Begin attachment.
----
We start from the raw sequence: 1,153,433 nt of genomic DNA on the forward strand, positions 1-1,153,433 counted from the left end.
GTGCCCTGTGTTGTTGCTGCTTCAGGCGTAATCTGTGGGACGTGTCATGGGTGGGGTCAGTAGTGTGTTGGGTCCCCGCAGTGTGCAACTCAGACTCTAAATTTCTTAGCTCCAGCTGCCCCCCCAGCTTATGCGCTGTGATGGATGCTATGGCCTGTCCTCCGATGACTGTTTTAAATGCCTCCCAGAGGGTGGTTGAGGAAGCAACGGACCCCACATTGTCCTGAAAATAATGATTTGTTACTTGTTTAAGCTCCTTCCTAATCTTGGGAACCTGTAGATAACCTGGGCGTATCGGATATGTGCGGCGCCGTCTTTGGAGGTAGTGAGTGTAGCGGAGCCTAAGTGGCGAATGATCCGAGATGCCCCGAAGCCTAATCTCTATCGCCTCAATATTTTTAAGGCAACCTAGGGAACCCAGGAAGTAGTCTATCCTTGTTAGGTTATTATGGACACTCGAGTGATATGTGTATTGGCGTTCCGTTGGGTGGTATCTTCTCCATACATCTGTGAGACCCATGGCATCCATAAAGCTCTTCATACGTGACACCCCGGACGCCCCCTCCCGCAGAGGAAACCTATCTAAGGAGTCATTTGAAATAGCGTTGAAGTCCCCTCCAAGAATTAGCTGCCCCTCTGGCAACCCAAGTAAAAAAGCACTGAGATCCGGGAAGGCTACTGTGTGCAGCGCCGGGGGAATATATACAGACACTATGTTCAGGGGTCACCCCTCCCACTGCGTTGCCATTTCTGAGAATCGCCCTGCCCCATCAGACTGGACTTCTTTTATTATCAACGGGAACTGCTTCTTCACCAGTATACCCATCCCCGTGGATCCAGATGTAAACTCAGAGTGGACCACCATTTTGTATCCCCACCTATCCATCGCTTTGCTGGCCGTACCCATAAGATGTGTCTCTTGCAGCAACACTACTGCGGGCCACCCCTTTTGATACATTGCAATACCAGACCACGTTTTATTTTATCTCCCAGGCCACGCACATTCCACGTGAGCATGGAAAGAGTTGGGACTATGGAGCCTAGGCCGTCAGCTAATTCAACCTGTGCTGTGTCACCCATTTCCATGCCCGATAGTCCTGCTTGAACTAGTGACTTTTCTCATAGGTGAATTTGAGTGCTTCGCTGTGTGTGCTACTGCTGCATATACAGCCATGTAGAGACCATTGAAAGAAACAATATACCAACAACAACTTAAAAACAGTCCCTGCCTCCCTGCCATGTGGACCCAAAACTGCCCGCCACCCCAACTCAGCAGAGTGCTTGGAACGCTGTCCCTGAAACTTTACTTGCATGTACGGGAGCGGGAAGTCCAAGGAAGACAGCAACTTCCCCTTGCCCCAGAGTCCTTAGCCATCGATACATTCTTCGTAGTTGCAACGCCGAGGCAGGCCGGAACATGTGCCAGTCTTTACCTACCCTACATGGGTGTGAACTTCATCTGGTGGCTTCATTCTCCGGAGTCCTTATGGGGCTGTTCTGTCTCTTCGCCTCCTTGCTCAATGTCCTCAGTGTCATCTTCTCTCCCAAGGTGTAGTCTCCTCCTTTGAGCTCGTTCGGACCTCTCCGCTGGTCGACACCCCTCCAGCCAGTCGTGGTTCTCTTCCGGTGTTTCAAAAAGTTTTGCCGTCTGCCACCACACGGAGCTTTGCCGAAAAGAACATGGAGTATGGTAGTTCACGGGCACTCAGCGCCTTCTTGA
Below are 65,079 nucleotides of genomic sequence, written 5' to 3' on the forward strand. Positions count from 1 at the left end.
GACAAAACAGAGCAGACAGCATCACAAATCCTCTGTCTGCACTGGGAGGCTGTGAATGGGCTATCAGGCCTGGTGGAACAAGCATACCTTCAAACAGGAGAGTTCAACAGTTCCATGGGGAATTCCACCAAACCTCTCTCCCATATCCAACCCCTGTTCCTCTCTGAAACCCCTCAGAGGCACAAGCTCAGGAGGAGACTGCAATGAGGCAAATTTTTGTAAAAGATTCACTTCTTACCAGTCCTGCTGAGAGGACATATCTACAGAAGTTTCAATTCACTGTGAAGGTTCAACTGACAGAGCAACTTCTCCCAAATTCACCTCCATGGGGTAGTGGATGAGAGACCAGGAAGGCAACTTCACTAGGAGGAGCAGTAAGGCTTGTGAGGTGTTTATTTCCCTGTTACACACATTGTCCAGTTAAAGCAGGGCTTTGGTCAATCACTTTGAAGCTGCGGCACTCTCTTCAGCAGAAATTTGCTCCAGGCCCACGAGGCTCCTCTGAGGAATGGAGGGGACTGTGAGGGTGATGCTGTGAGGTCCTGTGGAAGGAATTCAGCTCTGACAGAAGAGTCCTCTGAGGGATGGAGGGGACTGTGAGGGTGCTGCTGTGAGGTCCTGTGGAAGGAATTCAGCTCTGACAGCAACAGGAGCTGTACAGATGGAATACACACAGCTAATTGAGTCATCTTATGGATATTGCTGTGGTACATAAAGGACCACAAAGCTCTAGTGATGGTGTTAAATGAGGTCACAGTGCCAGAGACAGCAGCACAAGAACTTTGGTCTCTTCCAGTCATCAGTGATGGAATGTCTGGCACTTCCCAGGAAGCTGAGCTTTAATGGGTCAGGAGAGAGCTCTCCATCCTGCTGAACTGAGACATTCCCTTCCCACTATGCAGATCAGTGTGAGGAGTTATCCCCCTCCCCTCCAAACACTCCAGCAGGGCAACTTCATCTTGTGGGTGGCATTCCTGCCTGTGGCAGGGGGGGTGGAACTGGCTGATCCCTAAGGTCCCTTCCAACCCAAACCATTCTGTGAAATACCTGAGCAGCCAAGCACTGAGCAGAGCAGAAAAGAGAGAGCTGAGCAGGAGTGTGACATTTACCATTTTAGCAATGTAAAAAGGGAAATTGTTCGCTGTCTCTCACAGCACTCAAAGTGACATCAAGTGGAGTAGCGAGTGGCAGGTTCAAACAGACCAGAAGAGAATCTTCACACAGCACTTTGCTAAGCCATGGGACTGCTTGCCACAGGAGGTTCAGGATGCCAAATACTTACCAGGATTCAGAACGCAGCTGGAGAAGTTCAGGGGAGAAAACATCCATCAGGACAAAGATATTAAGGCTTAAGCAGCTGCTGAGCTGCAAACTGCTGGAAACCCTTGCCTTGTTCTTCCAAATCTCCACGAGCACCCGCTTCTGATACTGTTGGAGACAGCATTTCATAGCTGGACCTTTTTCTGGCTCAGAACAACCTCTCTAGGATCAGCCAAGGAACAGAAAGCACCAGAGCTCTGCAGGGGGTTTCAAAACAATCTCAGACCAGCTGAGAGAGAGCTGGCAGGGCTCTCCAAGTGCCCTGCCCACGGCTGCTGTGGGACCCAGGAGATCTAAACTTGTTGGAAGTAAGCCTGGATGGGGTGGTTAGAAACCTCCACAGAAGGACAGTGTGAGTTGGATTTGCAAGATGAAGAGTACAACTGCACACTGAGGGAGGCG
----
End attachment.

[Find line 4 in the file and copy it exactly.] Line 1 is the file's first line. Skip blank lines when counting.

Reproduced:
GACAAAACAGAGCAGACAGCATCACAAATCCTCTGTCTGCACTGGGAGGCTGTGAATGGGCTATCAGGCCTGGTGGAACAAGCATACCTTCAAACAGGAGAGTTCAACAGTTCCATGGGGAATTCCACCAAACCTCTCTCCCATATCCAACCCCTGTTCCTCTCTGAAACCCCTCAGAGGCACAAGCTCAGGAGGAGACTGCAATGAGGCAAATTTTTGTAAAAGATTCACTTCTTACCAGTCCTGCTGAGAGGACATATCTACAGAAGTTTCAATTCACTGTGAAGGTTCAACTGACAGAGCAACTTCTCCCAAATTCACCTCCATGGGGTAGTGGATGAGAGACCAGGAAGGCAACTTCACTAGGAGGAGCAGTAAGGCTTGTGAGGTGTTTATTTCCCTGTTACACACATTGTCCAGTTAAAGCAGGGCTTTGGTCAATCACTTTGAAGCTGCGGCACTCTCTTCAGCAGAAATTTGCTCCAGGCCCACGAGGCTCCTCTGAGGAATGGAGGGGACTGTGAGGGTGATGCTGTGAGGTCCTGTGGAAGGAATTCAGCTCTGACAGAAGAGTCCTCTGAGGGATGGAGGGGACTGTGAGGGTGCTGCTGTGAGGTCCTGTGGAAGGAATTCAGCTCTGACAGCAACAGGAGCTGTACAGATGGAATACACACAGCTAATTGAGTCATCTTATGGATATTGCTGTGGTACATAAAGGACCACAAAGCTCTAGTGATGGTGTTAAATGAGGTCACAGTGCCAGAGACAGCAGCACAAGAACTTTGGTCTCTTCCAGTCATCAGTGATGGAATGTCTGGCACTTCCCAGGAAGCTGAGCTTTAATGGGTCAGGAGAGAGCTCTCCATCCTGCTGAACTGAGACATTCCCTTCCCACTATGCAGATCAGTGTGAGGAGTTATCCCCCTCCCCTCCAAACACTCCAGCAGGGCAACTTCATCTTGTGGGTGGCATTCCTGCCTGTGGCAGGGGGGGTGGAACTGGCTGATCCCTAAGGTCCCTTCCAACCCAAACCATTCTGTGAAATACCTGAGCAGCCAAGCACTGAGCAGAGCAGAAAAGAGAGAGCTGAGCAGGAGTGTGACATTTACCATTTTAGCAATGTAAAAAGGGAAATTGTTCGCTGTCTCTCACAGCACTCAAAGTGACATCAAGTGGAGTAGCGAGTGGCAGGTTCAAACAGACCAGAAGAGAATCTTCACACAGCACTTTGCTAAGCCATGGGACTGCTTGCCACAGGAGGTTCAGGATGCCAAATACTTACCAGGATTCAGAACGCAGCTGGAGAAGTTCAGGGGAGAAAACATCCATCAGGACAAAGATATTAAGGCTTAAGCAGCTGCTGAGCTGCAAACTGCTGGAAACCCTTGCCTTGTTCTTCCAAATCTCCACGAGCACCCGCTTCTGATACTGTTGGAGACAGCATTTCATAGCTGGACCTTTTTCTGGCTCAGAACAACCTCTCTAGGATCAGCCAAGGAACAGAAAGCACCAGAGCTCTGCAGGGGGTTTCAAAACAATCTCAGACCAGCTGAGAGAGAGCTGGCAGGGCTCTCCAAGTGCCCTGCCCACGGCTGCTGTGGGACCCAGGAGATCTAAACTTGTTGGAAGTAAGCCTGGATGGGGTGGTTAGAAACCTCCACAGAAGGACAGTGTGAGTTGGATTTGCAAGATGAAGAGTACAACTGCACACTGAGGGAGGCG